Outraged? Yes, I Am! by Karen Leslie Hernandez

karen hernandezReaders, please note: this post includes accounts of rape and violence agianst women and quotes distrubing statements of assault made by Donald Trump. These are easily identifiable by the use of italics or as indented, quoted text. 

Of course I’m outraged.

I had someone the other day post on my Facebook wall that I’m “angry.” And I have also been told lately that because Donald Trump won and I didn’t, “get my way,” I should just, “get over it.”

What I really wish I could say to these folks is … “Of course I’m outraged, but I am not sure if I am more outraged that you can’t see past your privilege, or, that you think I am angry because Hillary didn’t win.”

Newsflash. I would be ecstatic if George Bush Jr., were in office again. Or, if Sarah Palin had run, and won. This has nothing to do with being a “sore loser” or not “getting my way.” This has to do with the fact that our POTUS is a sexist, misogynistic, racist human being. Continue reading “Outraged? Yes, I Am! by Karen Leslie Hernandez”

New Year and Sustainable Resolution by Sara Frykenberg

At the end of 2016, my foot hurt—my body telling me: it is painful to move forward as you have been. You have to walk differently. Yow have to walk with more support, and sometimes, carrying less weight.

I am writing this blog on New Year’s Day, so Happy New Year! Today I say these words as both a statement of hope and as invocation. Happy New Year: may it be! My twin sister told me that our horoscope said that 2017 would be a party: we should throw our energies into anything and everything we want to see happen in our worlds because it can and will happen this year—may it be! Because it certainly doesn’t feel like a time for flourishing. I echo the introductory sentiments of Kate’s blog last Friday:

I am fried. These last two years proved personally & professionally exhausting. And yet, another year looms ahead unavoidably — another incredibly demanding year which will require more than I can fathom I actually have to give at this moment.”

Yes Kate. Oh my god/dess yes. This is exactly how I feel… and sitting down to write this blog this morning, I felt overcome with a wave of anxiety and stress, focused on all the things I have to do, the lack of time I have to do them, and the lack of energy I feel. Lurking beneath this stress is real pain and fear. What should we expect this year, in light of what’s already happening, in light of the hate already ignited? I think I have been locked in this pain and this fear. Continue reading “New Year and Sustainable Resolution by Sara Frykenberg”

What is the Nature of the Hope that Can Trump Despair in the New Year? by Carol P. Christ

carol-christ“All hope abandon, ye who enter here.” These words posted on the gates of hell in Dante’s Inferno have an eerie resonance in our time.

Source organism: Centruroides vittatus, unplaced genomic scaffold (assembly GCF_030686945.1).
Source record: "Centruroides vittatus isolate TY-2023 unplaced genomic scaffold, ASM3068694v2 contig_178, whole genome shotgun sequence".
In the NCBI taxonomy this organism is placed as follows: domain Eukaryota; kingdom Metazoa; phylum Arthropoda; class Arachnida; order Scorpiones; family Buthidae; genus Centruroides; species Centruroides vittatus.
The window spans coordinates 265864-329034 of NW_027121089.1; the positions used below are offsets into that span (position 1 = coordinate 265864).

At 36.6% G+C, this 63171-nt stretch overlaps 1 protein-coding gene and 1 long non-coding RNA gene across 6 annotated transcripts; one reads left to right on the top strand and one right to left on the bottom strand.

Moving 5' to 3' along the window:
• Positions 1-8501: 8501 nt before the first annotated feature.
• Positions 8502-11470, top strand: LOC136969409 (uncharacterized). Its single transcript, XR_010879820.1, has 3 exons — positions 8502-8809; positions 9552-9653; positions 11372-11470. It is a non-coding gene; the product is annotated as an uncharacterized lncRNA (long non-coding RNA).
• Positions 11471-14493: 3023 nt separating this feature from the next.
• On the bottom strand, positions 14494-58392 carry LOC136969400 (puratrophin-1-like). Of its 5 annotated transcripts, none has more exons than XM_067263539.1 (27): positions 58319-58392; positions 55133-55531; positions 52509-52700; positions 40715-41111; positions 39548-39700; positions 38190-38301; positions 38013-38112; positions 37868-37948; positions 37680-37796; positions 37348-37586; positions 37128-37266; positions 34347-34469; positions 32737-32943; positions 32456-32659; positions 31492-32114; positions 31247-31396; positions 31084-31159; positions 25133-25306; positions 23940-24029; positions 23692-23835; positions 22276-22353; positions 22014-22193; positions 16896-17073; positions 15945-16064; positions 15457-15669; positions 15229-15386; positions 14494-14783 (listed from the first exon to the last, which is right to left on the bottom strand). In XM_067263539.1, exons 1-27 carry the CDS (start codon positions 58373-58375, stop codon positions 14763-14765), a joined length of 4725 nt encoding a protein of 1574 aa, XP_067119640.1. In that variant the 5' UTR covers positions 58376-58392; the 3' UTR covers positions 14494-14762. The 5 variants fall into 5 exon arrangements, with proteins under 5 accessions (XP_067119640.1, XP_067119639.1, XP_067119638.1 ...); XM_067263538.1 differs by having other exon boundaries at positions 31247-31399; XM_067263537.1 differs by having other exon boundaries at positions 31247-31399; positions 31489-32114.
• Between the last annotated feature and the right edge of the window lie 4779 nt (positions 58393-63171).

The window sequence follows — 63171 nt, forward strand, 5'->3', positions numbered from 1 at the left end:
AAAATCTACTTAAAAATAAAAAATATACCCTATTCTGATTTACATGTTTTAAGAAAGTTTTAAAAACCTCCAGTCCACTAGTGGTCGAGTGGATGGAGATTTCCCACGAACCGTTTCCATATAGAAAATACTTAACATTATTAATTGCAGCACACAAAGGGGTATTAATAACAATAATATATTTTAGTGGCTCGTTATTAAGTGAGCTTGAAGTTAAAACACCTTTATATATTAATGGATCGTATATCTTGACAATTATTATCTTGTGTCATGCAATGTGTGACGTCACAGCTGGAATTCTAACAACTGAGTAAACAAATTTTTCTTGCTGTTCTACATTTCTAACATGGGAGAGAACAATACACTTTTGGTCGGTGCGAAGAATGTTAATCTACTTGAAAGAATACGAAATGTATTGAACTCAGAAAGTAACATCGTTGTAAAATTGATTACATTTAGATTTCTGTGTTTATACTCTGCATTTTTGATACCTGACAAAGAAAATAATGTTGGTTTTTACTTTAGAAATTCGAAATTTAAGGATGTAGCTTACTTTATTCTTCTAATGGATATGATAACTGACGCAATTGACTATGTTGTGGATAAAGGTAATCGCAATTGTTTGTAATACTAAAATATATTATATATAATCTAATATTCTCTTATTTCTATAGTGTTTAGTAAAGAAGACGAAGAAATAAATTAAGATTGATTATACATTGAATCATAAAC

Marie Cartier recently posted a blog on children and hunger with facts so devastating I could not finish reading it. Earlier in the month Jassy Watson wrote about her deep feelings of grief on hearing Luisah Teish’s “Prayer for Disappearing Species.” Grief, despair, and sadness about the injustices in our world can be overwhelming.

A friend of mine has recently fallen into a deep depression. When I try to talk her out of it, she repeats that they are threatening to cut down the last remaining old growth forest in her home state of Oregon and that she can no longer eat fish because radioactivity released in the Fukishima nuclear plant disaster is reaching the seacoast of Oregon.

When I tell my friend she should not dwell only on these things and that she must remember that the world is still a beautiful place, she responds, “I do not want to give up my feelings. I know I must find a way to acknowledge my sadness and make a place for joy, but I don’t know how to do it.”

I have been in the grip of deep grief about the planet myself, not once but many times. But this happens less frequently than it used to.  When I think about the differences between how I once felt and how I feel now, I think the difference is that I have come to terms with and accepted the likelihood that “the world as we know it” is “going to hell in a handbasket”—as I put it.

I believe that the most likely conclusion of the choices human beings are making on planet earth today is massive environmental destruction leading to great suffering and probable extinction for human and many other species on planet earth. This is what I believe, but I also remind myself that I cannot know for sure. The earth and its species including human beings may have resources of resistance and survival, transformation and adaptation,that I do not know about and cannot imagine.

When I began to accept that the world I know and love (where spring follows winter, where birds sing, and where there is hope that injustice can be rectified) may not exist in the very near future, I had an astonishing insight. The death of the world I know and love will not mean the death of our planet or the end of the evolution of the universe.

Thinking about the disappearance of species and the death of human beings from starvation often feels too much to bear. None of this should be happening. Still, it can be strangely comforting to remind myself that the world I love is not the only possible world. There have been other worlds on this very planet—the time when the first cells were formed, the time of the dinosaurs, and many others. Evolution will continue on planet earth for several billion more years, and when our sun burns out, other suns will most likely still be shining in the universe.

This insight was followed by another. The reason for hope is not the conviction that we will be able to save the world we love. The reason for hope—and the reason to keep trying to save our world—is the deep knowing that it is right to try. Even if we cannot save the world we love for all time, we can savor the gift of life, and we can continue to try to create a world in which the gift of life is shared widely today and tomorrow.

I have written many times that we must learn to love a life that ends in death. I was speaking about accepting that each one of us will surely die. I do not fear death. Overcoming this fear has opened me to a greater and more clear-sighted love for life.

Can we learn to love life while accepting that the world we love may be dying? Can we continue to work to improve the conditions of life for individuals and species knowing that the world as we love it may not survive? Do we have any other choice?